The first time I got to know about Khaled Hosseini through his book, “A Thousand Splendid Suns”, I fell in love with his writing style. The way he narrates his stories, somewhere reverberates with my deeper inside. I could not wait to grab his first book “The Kite Runner” & put on my book shelf.
The book derives its name from the custom of battling with kites. The story tells the tale of a boy born in Afghanistan who moved to United States, but later discovers that his relationship with Afghanistan is deeper than he realized. As an immigrant, I can relate with the emotions much better now. The narration has been a hallmark for me as it took me on a journey through the characters, the circumstances they are into and the emotions that flow in those situations such as “childhood”, “civil unrest in Afghanistan”, “life in Unites States” etc. It is the story about relationships — between Amir and Hassan, Baba, Rahim Khan, Soraya, and Sohrab — and how the complex relationships in our lives overlap and connect to make us the people we are.
The book reminded me of the forgotten episodes from my life when I tried to deal with the guilt in different ways. Sometimes, by avoiding it, sometimes by seeking forgiveness, and sometimes just got over it easily. The book has taught me that the only way you can achieve true forgiveness for your sins, is when you learn and manage to forgive yourself. This will only occur when one has truly made reparations for his mistakes. Such act requires courage to rise up and emerge from the collage behind your eyes in reality to not only love others but also yourself.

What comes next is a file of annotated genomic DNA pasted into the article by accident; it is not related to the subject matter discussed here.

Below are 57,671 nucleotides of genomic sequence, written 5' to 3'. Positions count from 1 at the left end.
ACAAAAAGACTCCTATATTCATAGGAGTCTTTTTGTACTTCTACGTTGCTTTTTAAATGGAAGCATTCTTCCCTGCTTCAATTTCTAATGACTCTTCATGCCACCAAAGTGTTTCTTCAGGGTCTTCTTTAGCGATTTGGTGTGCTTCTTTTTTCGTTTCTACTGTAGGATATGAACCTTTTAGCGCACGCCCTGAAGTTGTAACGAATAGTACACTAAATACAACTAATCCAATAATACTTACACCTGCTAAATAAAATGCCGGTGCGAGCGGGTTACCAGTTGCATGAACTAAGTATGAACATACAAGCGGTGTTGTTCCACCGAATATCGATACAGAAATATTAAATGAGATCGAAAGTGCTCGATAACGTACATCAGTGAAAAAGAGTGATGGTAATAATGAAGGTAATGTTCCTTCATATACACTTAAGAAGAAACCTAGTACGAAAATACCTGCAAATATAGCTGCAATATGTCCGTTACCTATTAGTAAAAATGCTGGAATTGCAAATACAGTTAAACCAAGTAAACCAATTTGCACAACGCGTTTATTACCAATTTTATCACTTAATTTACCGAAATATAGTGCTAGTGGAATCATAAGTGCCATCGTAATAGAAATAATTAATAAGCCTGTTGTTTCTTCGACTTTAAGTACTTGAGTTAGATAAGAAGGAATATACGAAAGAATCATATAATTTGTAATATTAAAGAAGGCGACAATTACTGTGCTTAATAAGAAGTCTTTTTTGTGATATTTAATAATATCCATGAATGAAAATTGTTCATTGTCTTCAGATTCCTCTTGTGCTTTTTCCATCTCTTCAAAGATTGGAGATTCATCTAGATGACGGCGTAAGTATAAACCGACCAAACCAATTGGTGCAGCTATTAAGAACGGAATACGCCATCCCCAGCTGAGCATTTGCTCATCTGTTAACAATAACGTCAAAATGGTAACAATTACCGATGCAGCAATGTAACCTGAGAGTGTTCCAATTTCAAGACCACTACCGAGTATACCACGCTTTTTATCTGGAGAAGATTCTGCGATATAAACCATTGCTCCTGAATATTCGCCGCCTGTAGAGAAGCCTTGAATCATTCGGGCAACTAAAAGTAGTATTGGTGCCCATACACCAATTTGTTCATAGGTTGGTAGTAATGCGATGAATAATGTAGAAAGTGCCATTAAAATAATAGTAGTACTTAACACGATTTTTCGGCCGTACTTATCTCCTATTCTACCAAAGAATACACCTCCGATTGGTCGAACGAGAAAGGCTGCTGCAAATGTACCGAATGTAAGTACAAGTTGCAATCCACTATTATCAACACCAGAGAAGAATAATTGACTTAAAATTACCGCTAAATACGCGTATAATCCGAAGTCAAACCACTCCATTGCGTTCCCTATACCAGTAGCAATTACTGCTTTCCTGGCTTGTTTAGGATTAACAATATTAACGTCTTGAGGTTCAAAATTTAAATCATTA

The following excerpt from the book can tell the overall message –
“I know that in the end, God will forgive me. He will forgive your father, me, and you too. I hope you can do the same. Forgive your father if you can. Forgive me if you wish. But most important, forgive yourself.”
Some of the events described in the book may not be easy to visualize. These would describe the hardships the people had to go through during the crisis which may be a bit bloody and gory. Overall, it’s a fascinating story that is capable of arousing and holding your attention. The book takes you on a journey through time and in different geographies, which forces you to think about the differences in culture, people and lives of the people. A nice book for a reader who can relate to or empathize with the hardships of life and has the attitude to rise again when falls.
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